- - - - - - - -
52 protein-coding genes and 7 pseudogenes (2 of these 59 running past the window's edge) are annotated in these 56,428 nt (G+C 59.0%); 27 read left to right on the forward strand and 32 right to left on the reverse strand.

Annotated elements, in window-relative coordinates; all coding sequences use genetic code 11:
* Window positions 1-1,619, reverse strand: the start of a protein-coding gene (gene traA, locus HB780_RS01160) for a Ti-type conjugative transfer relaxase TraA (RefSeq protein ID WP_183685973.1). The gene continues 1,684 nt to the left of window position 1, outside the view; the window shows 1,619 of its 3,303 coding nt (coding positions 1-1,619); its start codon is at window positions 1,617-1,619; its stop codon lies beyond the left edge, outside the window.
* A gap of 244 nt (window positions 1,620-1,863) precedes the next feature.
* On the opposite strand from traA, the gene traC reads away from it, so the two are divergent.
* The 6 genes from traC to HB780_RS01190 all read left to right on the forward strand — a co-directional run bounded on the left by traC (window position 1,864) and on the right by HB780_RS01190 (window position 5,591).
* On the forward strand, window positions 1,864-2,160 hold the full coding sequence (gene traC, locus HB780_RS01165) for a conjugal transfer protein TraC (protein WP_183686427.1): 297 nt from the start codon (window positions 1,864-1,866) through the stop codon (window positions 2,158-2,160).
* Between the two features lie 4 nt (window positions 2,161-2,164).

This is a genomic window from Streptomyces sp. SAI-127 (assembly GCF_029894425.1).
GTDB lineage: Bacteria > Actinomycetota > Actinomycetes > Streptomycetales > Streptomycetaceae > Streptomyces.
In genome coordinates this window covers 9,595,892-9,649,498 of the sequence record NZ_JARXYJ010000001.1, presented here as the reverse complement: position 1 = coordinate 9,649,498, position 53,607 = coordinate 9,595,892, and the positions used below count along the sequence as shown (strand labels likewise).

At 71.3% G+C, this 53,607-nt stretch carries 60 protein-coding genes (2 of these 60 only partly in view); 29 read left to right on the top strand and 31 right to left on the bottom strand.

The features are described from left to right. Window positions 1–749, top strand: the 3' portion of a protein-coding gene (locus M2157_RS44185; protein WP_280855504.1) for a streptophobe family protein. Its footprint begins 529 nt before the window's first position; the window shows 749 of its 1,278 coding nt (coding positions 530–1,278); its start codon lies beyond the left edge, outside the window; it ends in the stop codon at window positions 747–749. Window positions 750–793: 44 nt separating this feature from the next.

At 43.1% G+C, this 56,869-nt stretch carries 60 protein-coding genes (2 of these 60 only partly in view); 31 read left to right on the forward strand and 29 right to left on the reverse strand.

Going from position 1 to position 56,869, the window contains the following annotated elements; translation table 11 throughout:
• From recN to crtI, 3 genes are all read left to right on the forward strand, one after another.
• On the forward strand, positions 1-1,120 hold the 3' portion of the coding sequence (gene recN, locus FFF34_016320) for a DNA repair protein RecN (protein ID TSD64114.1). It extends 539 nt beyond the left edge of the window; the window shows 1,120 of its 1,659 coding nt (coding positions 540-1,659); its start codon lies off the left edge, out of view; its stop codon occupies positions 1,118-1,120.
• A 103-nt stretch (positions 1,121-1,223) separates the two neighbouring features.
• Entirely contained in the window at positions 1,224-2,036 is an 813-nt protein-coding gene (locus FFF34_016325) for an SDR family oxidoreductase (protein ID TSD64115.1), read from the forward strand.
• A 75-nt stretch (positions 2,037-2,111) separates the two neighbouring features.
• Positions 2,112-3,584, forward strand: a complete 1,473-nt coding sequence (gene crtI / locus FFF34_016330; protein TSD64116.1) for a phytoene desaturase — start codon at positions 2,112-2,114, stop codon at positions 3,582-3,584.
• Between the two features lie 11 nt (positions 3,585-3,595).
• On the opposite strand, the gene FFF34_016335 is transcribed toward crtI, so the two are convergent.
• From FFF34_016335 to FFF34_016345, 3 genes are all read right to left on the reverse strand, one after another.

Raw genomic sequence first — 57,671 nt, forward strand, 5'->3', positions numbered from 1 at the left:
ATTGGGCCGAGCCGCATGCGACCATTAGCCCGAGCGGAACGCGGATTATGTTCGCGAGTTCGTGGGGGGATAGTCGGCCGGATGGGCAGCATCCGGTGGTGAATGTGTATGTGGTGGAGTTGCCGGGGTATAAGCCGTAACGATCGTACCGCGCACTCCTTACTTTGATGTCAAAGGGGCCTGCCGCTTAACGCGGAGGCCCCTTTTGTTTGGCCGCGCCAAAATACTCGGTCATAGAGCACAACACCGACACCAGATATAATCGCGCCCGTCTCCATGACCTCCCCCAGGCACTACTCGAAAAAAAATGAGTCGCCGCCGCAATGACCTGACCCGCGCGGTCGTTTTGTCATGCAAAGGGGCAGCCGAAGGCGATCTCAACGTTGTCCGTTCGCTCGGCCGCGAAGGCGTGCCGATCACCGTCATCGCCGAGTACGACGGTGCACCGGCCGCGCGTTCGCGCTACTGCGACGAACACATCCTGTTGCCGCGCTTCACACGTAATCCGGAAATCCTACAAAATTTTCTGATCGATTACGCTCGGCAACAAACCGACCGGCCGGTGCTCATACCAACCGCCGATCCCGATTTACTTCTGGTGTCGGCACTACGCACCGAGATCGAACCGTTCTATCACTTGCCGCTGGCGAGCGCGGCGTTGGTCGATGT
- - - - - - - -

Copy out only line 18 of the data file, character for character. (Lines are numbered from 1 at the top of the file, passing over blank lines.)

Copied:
• A 103-nt stretch (positions 1,121-1,223) separates the two neighbouring features.